Two ICE offices approached Juan Francisco at the door to his home in Daly City. They were looking for someone who had previously lived at […]
Two ICE offices approached Juan Francisco at the door to his home in Daly City. They were looking for someone who had previously lived at that address. When they couldn’t find the person they were looking for, they took Juan instead, in what they call “collateral arrest.” They did not have an arrest warrant for Juan, they weren’t particularly looking for him and he had not committed any crimes. But, Juan, who has been living in this country for 24 years, is the father of two US citizens, and supports his wife and their two children through a business installing garage doors, does not have those life-granting papers allowing him to be here.
By the misfortune of having moved into an apartment that had previously been occupied by someone on ICE’s criminal list, Juan was taken into custody. He was held in detention for months without a court date. Because immigration violations are covered neither by civil nor criminal codes, but are their own, poorly defined category of law, immigrants have minimal rights of due process. Juan’s case is not at all unusual. In fact, Juan is one of the lucky few. His daughter, Melissa, a 6th grade student at a local public school, with help from Faith in Action, rallied her entire school community on Juan’s behalf. Finally, after many months incarcerated, Juan’s daughter obtained his release while he awaits his deportation hearing.
Two leaders from Faith in Action, Sara Miles and Adriana Gutzman, came to CBJ a couple weeks ago to talk with a few of our members about how we might help families like Juan’s. They explained that Melissa could not have rescued her father without the support of a team of people behind her. Would a the handful of us like to form a team to support another family like theirs?
“Oh!” I said, excited by the idea, “You mean we could adopt a family?”
“No,” Sara said, with gentle firmness, “You can support a family. Not adopt.” Immediately, I realized my mistake. What a patronizing assumption I had made, imagining any immigrant family would need me to take care of them.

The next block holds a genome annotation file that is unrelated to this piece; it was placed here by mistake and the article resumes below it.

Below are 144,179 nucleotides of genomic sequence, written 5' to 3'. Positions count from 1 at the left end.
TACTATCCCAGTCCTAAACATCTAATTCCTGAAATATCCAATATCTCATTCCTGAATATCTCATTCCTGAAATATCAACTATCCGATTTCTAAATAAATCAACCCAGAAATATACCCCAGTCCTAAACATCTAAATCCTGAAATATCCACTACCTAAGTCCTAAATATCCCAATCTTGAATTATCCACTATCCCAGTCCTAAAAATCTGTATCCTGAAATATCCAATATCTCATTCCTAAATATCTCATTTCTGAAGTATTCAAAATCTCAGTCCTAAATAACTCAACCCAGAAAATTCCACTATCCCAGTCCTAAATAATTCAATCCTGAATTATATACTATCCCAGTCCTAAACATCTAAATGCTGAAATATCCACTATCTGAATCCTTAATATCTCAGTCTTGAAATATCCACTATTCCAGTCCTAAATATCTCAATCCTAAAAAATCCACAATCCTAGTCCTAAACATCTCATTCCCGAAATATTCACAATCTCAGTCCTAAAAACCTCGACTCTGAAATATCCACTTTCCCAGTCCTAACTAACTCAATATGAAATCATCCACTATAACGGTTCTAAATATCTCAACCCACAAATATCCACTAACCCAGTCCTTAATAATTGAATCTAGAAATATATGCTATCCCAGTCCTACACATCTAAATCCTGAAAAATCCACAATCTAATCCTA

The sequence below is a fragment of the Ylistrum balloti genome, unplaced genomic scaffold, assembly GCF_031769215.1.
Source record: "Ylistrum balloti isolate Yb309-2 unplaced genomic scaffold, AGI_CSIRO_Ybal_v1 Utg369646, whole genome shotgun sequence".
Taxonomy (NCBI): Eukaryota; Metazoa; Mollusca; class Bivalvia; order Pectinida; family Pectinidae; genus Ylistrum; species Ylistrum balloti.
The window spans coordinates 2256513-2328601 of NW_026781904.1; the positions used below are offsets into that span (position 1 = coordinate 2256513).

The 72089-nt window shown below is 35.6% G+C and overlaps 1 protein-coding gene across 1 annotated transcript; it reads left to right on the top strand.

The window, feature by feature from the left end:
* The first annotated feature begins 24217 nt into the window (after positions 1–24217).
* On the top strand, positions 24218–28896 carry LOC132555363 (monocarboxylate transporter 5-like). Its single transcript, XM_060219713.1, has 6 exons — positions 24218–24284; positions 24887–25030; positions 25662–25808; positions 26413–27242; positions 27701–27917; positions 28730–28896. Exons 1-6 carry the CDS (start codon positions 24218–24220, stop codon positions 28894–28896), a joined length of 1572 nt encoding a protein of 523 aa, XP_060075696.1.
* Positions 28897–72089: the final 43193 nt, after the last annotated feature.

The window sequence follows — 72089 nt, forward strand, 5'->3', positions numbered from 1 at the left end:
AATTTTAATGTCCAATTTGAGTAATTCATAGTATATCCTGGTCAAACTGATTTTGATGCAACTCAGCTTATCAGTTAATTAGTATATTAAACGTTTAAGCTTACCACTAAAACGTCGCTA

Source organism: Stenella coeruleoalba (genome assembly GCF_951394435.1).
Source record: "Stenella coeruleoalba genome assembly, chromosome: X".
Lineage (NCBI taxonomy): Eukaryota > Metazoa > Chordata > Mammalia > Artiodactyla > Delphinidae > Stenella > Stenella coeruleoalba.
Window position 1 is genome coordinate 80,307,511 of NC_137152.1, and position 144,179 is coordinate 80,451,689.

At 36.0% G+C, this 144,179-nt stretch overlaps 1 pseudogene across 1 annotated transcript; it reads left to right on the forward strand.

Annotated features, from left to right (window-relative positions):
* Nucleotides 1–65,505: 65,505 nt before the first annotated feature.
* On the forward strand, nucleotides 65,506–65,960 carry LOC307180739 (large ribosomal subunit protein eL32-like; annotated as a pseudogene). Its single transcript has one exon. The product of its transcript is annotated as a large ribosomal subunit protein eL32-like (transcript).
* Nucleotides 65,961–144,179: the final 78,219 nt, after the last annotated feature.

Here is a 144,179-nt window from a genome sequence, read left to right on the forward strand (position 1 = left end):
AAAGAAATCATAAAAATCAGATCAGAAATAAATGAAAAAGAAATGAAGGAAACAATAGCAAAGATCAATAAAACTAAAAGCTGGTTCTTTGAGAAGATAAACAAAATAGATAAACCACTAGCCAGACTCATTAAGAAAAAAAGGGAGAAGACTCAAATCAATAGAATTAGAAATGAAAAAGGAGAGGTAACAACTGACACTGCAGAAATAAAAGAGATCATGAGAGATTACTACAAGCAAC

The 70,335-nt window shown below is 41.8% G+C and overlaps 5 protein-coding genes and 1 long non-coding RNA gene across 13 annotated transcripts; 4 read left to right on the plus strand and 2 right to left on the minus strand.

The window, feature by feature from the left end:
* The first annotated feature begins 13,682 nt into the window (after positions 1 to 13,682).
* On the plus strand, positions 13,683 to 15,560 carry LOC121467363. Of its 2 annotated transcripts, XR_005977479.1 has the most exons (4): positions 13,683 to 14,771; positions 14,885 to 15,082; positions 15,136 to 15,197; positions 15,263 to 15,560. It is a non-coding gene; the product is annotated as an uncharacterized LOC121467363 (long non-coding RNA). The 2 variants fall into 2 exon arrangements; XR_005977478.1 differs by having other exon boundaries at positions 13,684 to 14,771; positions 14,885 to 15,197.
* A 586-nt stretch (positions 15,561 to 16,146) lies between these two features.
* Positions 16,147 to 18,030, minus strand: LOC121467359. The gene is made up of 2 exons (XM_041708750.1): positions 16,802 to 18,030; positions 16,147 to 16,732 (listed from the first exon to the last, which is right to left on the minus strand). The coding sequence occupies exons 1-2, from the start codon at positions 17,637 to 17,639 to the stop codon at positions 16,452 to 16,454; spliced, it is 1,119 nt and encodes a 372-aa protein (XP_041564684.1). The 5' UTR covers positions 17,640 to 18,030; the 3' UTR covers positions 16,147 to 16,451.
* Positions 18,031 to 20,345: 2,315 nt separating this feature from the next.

I asked Sara and Adriana to explain what might be involved in supporting a family. As they talked, I felt a little overwhelmed.
“Melissa was incredible savvy,” I said. “What if we are working with a family that is less savvy than she is? We don’t know what to do. Who will guide us?”
Sara looked at me pointedly. “Any family that has figured out how to get here from Guatemala is plenty savvy,” she said.
“Right,” I thought. “Of course they are.”
As we head into Passover, Moses’ command to the Israelites is repeating itself in my mind.
וְכָכָה֮ תֹּאכְל֣וּ אֹתוֹ֒ מָתְנֵיכֶ֣ם חֲגֻרִ֔ים נַֽעֲלֵיכֶם֙ בְּרַגְלֵיכֶ֔ם וּמַקֶּלְכֶ֖ם בְּיֶדְכֶ֑ם וַאֲכַלְתֶּ֤ם אֹתוֹ֙ בְּחִפָּז֔וֹן פֶּ֥סַח ה֖וּא לַיהוָֽה׃
This is how you shall eat (the Paschal lamb), your loins girded, your shoes on your feet, your staff in your hand. You will eat it quickly, for it is Passover for Ado-nai. (Exodus 12:10)
For generations, our people have been rehearsing the drama of the refugee. But for most of our generation, it’s just a story — a cute children’s tale, often told with a display of red-colored water and rubber frogs. Do we know what it is to really eat with our loins girded? To fear the knock at the door? To hide in the forests, or the desert canyons? To bribe and beg your way across a continent, dodging violence, starvation, and arrest, without any resources but your own innate savvy?
I feel a moral obligation to help those less fortunate than I. I want to adopt a family. But the folks at Faith in Action have made it clear, that’s not what either side needs, and I am tabling that impulse. If I instead step forward to support a family, I know that what I learn from their savvy will repay my efforts in spades.
Email me if you’d like to join this effort: email@example.com